Palmer's ebullient, early vision flouted restraint

Some artists become inextricably linked with a particular place. The 19th-century English artist Samuel Palmer is one. The picturesque village of Shoreham in Kent, in southeastern England, is his place. Born a Londoner, son of a bookseller, he spent somewhat less than a decade, beginning in 1825, living and painting here. When he left, the extraordinary, visionary conviction that had instilled his intense Shoreham pictures gradually faded. His later work, though still in the pastoral tradition, is unremarkable.

As "In a Shoreham Garden" shows, Palmer's Shoreham work was often ebulliently at odds with conventional restraint. It was expressed in a variety of styles and techniques charged with experimental energy. The clouds of apple blossoms in this small picture, and the beaded and speckled garden foliage enclosing the wondrous – almost explosive – tree are painted with an expressive immediacy not to be seen again until Vincent van Gogh, more than half a century later.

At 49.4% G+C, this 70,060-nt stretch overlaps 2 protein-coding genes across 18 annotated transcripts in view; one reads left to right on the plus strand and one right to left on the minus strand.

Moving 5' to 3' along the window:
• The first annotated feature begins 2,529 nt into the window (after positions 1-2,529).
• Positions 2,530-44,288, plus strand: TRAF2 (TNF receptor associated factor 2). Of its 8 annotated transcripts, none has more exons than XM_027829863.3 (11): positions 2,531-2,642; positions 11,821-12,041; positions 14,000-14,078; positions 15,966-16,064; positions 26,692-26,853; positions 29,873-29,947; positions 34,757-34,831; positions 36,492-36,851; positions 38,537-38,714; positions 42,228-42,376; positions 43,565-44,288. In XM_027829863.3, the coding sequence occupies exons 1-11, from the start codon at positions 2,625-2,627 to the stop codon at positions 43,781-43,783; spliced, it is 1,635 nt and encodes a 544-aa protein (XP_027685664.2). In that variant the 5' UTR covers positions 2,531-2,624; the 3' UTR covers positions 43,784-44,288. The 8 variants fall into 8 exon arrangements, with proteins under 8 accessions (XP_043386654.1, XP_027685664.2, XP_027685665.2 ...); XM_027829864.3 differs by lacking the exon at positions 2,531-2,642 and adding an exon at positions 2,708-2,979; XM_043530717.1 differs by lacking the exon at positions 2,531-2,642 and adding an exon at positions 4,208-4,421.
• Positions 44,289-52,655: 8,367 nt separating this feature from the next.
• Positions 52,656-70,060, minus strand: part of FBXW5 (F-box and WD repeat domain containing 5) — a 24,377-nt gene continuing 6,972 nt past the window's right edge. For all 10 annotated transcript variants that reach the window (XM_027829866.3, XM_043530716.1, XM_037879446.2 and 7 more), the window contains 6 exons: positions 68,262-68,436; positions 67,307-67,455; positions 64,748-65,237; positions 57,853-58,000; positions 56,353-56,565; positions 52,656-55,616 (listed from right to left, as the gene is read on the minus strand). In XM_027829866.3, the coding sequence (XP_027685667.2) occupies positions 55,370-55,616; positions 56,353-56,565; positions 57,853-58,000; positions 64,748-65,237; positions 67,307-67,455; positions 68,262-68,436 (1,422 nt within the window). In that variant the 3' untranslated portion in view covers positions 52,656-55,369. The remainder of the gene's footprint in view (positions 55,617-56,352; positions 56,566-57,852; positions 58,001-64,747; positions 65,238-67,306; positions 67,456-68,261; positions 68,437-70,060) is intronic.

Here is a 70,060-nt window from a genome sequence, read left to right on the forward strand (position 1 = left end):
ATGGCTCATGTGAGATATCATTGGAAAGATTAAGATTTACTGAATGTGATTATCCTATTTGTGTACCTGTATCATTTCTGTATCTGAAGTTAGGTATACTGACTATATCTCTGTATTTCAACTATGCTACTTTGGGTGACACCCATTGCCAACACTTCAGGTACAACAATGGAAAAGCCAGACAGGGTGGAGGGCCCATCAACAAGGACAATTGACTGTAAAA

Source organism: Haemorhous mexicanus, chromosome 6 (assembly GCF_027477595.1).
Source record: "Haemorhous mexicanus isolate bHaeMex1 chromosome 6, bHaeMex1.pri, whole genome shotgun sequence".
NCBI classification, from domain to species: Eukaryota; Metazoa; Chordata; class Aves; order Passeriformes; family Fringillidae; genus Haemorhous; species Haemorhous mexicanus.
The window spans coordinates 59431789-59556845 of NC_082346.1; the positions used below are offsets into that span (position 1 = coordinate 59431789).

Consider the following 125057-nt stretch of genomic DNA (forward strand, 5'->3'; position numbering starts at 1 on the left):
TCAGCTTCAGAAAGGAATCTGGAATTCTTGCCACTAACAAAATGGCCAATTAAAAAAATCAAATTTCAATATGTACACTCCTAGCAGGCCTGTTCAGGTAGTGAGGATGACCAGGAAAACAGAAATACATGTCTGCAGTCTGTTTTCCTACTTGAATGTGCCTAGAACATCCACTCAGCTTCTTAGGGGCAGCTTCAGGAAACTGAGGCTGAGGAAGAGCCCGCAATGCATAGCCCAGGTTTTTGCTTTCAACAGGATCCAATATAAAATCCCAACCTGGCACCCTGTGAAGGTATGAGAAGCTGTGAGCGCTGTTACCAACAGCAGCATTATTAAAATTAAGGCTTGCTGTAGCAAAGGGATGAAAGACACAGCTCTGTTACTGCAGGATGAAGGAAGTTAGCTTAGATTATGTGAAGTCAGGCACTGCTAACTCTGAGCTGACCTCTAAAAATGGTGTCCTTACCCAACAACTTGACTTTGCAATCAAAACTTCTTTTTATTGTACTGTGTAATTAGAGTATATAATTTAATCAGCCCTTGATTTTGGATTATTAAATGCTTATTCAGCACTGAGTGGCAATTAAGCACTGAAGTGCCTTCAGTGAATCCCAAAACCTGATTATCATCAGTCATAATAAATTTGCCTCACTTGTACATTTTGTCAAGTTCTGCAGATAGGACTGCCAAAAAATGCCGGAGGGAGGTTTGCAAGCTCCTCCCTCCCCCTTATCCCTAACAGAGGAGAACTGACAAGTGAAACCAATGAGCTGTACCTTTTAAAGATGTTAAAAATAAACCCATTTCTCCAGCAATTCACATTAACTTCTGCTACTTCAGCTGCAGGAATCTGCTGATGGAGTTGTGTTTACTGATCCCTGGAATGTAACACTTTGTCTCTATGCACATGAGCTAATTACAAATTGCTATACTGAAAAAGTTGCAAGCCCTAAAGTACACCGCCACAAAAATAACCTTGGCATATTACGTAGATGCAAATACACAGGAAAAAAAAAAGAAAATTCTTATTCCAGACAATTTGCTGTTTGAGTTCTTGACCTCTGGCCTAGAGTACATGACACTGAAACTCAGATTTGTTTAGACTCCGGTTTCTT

The painting conveys one of spring's overwhelming phenomena. But to capture it, Palmer leaped over the need to simply imitate the phenomenon. It seems painted as if it were a succession of discoveries. You might almost be watching the exuberant application and buildup of paint (he used a thick gouache). Palmer's swift and varied array of marks have a life of their own, independent of the subject. The picture is an equivalent, not a copy. It is observed from nature, but it is formed with what Palmer called "the ponderous globosity" of art. To him, the study of nature was necessary to his art. But art itself, particularly the art of old-master prints like Dürer's, was another world.

It was a world of imagination, poetry, and (as he was fervently religious) a sense of a paradise only hinted at by things seen. In a letter dated May 17, 1829, Palmer writes of his "delight in the glory of the season" and adds: "Tho' living in the country I really did not think there were those splendours in visible creation which I have lately seen." This painting describes those splendors better than his words.

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